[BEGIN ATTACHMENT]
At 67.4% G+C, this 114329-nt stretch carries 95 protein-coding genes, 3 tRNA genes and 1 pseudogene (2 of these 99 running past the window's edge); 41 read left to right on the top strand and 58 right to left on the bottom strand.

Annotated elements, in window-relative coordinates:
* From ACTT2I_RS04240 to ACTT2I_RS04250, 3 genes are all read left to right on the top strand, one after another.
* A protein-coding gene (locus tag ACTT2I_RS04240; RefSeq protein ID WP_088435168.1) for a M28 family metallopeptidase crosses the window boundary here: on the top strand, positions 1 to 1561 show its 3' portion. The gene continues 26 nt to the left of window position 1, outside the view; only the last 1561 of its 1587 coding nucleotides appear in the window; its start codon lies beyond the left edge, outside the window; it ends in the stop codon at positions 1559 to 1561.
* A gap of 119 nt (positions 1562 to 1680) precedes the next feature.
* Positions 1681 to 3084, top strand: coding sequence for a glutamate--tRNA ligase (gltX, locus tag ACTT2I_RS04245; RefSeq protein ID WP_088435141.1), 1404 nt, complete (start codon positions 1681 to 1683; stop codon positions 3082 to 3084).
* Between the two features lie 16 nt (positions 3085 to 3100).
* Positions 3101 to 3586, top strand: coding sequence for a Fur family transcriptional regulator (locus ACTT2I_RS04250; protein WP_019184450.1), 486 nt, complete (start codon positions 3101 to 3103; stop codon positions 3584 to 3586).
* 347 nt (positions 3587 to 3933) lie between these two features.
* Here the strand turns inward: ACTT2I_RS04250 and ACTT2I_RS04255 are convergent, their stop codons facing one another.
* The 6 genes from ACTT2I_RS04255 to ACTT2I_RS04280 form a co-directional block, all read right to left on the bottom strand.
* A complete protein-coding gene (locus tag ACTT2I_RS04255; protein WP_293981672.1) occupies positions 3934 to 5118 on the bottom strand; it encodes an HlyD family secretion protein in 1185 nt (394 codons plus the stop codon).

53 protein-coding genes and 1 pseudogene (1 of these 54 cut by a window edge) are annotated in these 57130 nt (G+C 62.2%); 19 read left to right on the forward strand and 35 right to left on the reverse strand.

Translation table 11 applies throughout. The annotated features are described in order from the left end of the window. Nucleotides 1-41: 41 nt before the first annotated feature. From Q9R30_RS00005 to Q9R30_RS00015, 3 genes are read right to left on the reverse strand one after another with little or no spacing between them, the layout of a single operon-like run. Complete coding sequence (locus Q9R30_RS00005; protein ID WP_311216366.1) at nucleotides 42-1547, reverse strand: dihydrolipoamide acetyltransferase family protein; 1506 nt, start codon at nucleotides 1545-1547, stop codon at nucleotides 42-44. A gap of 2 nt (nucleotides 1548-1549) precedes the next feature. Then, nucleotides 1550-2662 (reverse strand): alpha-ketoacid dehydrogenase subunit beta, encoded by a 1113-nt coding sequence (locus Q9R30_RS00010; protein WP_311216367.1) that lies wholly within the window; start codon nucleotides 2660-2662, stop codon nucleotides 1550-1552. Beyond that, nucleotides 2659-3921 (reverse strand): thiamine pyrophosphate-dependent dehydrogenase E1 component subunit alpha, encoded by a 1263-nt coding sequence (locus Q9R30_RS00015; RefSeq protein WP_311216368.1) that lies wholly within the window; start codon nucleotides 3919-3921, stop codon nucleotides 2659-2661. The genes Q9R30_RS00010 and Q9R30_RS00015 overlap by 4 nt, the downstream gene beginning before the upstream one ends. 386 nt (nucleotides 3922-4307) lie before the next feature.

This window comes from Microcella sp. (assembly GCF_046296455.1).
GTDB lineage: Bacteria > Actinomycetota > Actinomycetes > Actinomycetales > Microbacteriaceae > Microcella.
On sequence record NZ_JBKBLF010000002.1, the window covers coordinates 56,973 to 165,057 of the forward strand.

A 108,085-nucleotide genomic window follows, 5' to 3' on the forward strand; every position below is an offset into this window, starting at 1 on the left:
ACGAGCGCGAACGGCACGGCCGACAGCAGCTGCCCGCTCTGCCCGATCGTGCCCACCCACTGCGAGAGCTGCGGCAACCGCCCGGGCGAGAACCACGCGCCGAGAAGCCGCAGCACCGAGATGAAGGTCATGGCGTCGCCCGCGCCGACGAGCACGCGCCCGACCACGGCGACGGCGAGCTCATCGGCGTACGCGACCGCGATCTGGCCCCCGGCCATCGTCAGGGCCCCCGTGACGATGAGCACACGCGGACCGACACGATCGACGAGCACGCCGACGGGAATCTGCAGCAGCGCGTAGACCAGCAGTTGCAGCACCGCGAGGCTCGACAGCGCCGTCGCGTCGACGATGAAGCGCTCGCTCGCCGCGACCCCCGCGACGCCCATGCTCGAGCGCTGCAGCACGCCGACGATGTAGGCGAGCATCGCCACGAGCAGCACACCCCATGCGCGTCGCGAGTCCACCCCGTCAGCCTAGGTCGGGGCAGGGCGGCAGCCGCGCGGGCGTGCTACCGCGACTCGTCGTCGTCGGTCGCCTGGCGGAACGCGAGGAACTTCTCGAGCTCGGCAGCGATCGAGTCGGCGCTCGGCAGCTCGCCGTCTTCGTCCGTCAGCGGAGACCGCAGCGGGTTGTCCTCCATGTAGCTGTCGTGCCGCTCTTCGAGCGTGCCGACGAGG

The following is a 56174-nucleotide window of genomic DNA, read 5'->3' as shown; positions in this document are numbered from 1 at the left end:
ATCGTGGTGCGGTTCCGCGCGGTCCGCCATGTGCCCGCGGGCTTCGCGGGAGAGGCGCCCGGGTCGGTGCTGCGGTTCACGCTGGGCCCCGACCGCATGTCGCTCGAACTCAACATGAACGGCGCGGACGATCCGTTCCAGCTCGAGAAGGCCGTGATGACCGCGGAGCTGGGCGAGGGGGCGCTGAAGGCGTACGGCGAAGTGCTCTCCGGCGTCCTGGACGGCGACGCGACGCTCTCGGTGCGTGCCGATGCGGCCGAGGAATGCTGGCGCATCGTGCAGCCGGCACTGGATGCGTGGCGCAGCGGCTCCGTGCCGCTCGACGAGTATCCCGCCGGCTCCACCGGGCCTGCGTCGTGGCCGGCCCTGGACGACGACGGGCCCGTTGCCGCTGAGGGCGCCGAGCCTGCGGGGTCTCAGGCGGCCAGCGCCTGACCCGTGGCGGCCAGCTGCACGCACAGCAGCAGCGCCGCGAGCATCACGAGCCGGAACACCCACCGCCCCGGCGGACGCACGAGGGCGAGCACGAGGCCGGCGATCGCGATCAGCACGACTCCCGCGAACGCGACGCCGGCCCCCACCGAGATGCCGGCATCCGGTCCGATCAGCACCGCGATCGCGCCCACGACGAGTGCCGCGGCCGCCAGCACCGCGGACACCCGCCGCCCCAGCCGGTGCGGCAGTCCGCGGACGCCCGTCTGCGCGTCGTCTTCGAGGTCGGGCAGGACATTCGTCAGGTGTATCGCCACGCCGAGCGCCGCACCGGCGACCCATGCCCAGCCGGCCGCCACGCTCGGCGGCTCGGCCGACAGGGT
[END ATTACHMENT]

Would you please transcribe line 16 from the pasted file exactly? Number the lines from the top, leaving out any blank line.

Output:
GTDB lineage: Bacteria > Actinomycetota > Actinomycetes > Actinomycetales > Microbacteriaceae > Microcella.